This thread is bringing back memories in that for the first time in years I thought of my senior baccalaureate at Holy Name almost twenty years ago. Relatedly, that's when I moved out of Bridgeport and haven't lived there since, so if anyone has any questions about how the neighborhood is now, be sure to hit me up.
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  #96  
Old Posted Oct 12, 2017, 10:13 PM
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Originally Posted by Steely Dan View Post
you've been periodically complaining about above ground parking podiums for the last 15 years.

i think it's pretty fucking safe to say that we all know what your position is on the matter by now.

you can complain about about it for another 15 years (and i'm sure you will), and i'll bet dollars to donuts that absolutely nothing will change from a government standpoint.

the only way the parking podiums in chicago go away is through market forces as the demand for personally owned automobiles dries up in the coming decades.
Do you think I don't know this?

Of course that's true. And downtown Chicago will be the worse for it, for the rest of our lifetimes and beyond. This forum is full of wishful thinking and I'm contributing my own.

Meanwhile I had two meetings in the City (of London) today and didn't see a single sign of a parking garage, walking all over the place. Sigh.
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  #97  
Old Posted Oct 12, 2017, 10:24 PM
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Do you think I don't know this?
if you know the reality of the situation, then why are you such an insufferable broken record about it?


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Originally Posted by 10023 View Post
Meanwhile I had two meetings in the City (of London) today and didn't see a single sign of a parking garage, walking all over the place.

source: http://www.quickmeme.com/meme/3rjap2

if this thread were in any way shape or form somehow related to anything at all in london, maybe you'd have a point.





ANYWAY, let's get back to the actual topic of this thread.
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  #98  
Old Posted Oct 12, 2017, 10:58 PM
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Yes, and his models don't even include any of the new tall towers along Wells, nor Aurelien, nor 805 N Lasalle, nor, the Bennett, nor even, I think, the AMLI River North tower, either, which would provide even more context. How old are the base graphics?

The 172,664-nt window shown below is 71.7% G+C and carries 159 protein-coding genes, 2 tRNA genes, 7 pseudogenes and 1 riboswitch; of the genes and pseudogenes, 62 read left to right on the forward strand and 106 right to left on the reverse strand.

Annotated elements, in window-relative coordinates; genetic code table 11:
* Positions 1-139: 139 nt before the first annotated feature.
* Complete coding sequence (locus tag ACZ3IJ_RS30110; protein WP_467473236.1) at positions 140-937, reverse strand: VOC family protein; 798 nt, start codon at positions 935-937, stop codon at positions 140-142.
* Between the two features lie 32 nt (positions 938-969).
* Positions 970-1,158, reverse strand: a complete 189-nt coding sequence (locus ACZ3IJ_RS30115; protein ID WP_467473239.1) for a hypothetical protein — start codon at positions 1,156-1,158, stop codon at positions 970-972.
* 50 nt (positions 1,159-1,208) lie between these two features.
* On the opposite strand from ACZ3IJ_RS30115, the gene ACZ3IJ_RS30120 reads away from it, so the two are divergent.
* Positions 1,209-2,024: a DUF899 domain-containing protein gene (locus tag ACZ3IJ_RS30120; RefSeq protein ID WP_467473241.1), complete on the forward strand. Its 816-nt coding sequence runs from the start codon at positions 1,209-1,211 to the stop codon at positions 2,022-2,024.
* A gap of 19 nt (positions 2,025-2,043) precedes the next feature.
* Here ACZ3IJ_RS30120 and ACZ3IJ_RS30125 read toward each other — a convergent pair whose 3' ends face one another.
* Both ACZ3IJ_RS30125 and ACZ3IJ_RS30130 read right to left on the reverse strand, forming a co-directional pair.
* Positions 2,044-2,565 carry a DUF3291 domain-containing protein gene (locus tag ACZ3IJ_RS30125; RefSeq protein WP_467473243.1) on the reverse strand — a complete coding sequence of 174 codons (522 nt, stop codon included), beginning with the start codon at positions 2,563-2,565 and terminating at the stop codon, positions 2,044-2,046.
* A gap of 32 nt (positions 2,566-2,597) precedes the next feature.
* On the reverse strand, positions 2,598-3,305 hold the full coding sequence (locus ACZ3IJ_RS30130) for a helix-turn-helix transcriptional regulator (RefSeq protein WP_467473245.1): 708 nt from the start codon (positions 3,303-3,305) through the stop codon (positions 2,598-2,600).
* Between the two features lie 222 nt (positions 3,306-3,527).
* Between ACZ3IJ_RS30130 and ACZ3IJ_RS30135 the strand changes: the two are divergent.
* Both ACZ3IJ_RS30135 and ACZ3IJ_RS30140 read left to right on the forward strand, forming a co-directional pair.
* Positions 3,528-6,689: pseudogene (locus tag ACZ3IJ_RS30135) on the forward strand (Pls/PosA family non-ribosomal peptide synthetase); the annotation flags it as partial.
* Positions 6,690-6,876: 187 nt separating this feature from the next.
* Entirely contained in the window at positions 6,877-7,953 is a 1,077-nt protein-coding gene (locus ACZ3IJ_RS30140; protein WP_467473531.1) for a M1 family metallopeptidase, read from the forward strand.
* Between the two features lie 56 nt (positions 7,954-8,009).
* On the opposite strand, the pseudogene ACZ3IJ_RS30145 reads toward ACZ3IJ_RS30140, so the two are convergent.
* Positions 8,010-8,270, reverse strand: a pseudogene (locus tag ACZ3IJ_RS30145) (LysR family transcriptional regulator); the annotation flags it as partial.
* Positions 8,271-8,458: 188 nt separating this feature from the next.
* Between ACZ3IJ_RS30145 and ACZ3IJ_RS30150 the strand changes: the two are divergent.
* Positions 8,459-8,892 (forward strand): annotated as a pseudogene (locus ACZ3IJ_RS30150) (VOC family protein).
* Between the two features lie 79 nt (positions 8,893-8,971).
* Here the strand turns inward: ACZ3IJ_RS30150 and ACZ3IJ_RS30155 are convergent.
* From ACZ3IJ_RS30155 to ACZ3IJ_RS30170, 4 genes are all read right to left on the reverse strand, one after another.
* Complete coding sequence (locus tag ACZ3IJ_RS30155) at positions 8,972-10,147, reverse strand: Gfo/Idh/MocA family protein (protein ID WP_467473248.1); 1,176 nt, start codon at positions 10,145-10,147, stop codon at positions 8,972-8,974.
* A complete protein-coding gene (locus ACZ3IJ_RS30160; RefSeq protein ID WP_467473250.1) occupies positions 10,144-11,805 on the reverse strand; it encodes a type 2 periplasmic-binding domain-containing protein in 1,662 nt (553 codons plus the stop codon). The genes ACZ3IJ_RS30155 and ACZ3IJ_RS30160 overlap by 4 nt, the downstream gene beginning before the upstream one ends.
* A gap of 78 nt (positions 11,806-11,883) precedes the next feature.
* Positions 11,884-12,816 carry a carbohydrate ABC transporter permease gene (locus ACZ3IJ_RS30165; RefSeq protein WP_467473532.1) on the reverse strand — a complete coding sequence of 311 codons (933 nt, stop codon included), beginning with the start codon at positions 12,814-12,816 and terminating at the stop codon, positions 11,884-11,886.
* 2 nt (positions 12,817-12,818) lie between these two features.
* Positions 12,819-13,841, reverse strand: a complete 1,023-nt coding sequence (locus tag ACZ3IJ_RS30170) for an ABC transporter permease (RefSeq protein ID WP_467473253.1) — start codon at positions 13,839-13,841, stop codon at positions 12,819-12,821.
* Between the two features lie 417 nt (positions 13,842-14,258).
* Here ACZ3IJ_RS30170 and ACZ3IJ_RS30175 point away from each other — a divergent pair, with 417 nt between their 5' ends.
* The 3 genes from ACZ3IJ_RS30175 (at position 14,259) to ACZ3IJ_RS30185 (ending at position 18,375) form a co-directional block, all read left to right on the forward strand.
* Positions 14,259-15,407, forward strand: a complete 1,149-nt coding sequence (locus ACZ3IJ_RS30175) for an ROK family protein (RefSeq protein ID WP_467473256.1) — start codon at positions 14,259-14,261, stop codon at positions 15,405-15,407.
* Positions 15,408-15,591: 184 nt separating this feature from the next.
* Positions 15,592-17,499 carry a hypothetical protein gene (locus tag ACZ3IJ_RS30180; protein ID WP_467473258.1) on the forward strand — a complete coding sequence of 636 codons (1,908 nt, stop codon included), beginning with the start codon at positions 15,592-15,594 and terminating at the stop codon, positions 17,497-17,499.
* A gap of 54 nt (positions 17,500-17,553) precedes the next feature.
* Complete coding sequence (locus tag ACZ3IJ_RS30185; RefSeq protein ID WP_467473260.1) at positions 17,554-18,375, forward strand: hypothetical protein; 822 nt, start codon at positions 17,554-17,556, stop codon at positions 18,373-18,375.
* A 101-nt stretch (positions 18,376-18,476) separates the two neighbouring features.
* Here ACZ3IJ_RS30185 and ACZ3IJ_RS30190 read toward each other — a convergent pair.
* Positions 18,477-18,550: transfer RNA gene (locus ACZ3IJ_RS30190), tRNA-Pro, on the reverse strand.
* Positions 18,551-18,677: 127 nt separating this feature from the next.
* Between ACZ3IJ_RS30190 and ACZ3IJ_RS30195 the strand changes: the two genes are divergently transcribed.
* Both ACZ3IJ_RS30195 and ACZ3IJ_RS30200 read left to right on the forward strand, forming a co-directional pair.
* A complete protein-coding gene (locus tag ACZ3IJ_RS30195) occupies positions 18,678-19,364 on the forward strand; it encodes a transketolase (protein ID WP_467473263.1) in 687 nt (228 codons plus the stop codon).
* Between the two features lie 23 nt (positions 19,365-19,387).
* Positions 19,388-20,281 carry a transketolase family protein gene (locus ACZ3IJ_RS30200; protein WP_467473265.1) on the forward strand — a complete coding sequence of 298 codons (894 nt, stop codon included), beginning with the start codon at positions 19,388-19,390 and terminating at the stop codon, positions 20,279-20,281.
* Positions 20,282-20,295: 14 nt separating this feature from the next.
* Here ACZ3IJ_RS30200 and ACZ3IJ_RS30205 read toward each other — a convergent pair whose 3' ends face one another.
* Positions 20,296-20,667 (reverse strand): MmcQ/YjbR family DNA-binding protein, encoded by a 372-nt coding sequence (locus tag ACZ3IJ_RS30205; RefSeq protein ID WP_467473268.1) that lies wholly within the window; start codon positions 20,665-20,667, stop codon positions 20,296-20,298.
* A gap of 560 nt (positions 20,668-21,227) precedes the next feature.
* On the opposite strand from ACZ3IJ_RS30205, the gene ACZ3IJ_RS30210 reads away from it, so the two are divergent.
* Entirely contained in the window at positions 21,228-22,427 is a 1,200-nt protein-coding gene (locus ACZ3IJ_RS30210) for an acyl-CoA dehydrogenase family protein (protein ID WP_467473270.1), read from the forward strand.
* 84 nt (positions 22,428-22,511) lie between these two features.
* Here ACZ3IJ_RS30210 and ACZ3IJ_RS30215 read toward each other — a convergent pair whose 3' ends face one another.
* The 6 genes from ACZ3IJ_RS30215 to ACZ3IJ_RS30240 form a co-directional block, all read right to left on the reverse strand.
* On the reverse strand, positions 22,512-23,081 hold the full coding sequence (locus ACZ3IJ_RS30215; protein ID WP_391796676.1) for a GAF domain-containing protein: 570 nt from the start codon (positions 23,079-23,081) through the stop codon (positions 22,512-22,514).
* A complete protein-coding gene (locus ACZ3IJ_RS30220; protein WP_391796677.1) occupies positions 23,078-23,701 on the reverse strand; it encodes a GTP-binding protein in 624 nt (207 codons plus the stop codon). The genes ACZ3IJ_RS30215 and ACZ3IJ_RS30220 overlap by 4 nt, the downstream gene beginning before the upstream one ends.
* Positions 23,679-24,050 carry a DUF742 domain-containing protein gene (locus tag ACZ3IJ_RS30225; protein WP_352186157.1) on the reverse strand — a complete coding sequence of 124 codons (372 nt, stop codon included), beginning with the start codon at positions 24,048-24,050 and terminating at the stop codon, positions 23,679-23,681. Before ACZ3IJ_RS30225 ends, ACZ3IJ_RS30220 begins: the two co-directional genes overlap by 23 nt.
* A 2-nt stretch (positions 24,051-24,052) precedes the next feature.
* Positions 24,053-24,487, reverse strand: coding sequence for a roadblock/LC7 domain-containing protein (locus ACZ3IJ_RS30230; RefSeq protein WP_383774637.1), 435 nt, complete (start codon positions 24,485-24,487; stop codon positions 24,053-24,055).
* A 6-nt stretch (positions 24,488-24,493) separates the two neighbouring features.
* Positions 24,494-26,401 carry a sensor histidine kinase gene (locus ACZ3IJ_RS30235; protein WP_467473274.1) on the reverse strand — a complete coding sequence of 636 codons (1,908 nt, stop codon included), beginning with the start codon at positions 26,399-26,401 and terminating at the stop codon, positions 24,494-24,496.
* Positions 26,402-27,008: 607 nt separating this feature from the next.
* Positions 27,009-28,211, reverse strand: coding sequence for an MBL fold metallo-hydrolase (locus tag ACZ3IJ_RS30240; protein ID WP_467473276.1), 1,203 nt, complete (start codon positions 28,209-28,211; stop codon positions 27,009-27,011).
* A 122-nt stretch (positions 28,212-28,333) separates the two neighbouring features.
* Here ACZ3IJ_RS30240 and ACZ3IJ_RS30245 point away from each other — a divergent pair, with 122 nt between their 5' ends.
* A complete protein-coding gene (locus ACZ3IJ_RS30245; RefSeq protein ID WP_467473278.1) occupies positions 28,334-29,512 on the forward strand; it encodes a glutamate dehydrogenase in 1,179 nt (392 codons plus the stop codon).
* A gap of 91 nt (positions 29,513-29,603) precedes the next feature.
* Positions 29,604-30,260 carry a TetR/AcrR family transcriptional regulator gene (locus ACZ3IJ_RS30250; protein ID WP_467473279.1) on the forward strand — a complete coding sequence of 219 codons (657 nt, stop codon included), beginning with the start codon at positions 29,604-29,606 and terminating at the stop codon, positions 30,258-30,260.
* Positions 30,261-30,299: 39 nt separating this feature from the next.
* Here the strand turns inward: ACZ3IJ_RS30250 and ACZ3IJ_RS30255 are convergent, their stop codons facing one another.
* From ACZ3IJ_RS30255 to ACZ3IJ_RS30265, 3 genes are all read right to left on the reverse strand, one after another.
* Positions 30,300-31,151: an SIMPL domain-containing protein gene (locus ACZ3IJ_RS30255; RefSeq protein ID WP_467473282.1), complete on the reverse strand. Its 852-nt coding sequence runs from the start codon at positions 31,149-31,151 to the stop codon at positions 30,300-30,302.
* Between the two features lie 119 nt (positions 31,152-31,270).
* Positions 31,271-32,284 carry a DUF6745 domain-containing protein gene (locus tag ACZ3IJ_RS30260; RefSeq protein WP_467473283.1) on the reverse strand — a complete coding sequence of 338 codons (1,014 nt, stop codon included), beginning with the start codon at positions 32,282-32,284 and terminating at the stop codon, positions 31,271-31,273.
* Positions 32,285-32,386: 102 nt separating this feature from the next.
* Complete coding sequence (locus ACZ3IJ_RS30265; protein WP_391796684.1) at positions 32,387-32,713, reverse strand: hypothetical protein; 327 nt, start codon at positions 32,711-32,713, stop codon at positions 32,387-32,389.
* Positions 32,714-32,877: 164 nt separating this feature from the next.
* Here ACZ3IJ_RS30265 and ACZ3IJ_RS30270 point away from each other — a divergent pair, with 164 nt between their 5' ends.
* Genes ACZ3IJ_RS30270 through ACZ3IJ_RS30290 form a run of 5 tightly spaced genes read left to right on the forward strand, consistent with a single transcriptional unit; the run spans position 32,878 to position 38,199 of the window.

Speaking of models here are some shots of the one I made. I definitely don't have as much detail as Google but it includes some of the new tall towers you mentioned




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  #99  
Old Posted Oct 12, 2017, 11:27 PM
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Yes, but with a nine-story podium directly behind?
Suppose a retail/light commercial footprint at the base, I'd like to see the existing businesses/restaurants (And I'm speaking in general with developments) to be incorporated.

Often towers rise, but in doing so, they remove the very sources of street life and what makes a street great in the first place. Deals with the owners, reopening businesses after X development is finished would be nice. What won't be good is a TGI Fridays or some garbage establishment replacing the good old mom n' pop food joints.

Again, just speaking in general here.
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  #100  
Old Posted Oct 13, 2017, 12:05 AM
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Originally Posted by chris08876 View Post
Suppose a retail/light commercial footprint at the base, I'd like to see the existing businesses/restaurants (And I'm speaking in general with developments) to be incorporated.

Often towers rise, but in doing so, they remove the very sources of street life and what makes a street great in the first place. Deals with the owners, reopening businesses after X development is finished would be nice. What won't be good is a TGI Fridays or some garbage establishment replacing the good old mom n' pop food joints.

Again, just speaking in general here.
I definitely like this idea^^^ and this is pretty much what I have been getting at. The supertall will be the star of the show at this location without a doubt. What lies at its base should be something to encourage vibrant street life. Often towers lose this and make neighborhoods sterile and frigid. Keeping and incorporating the restaurant may or may not be the cure-all for this issue but I think it is a step in the right direction.

.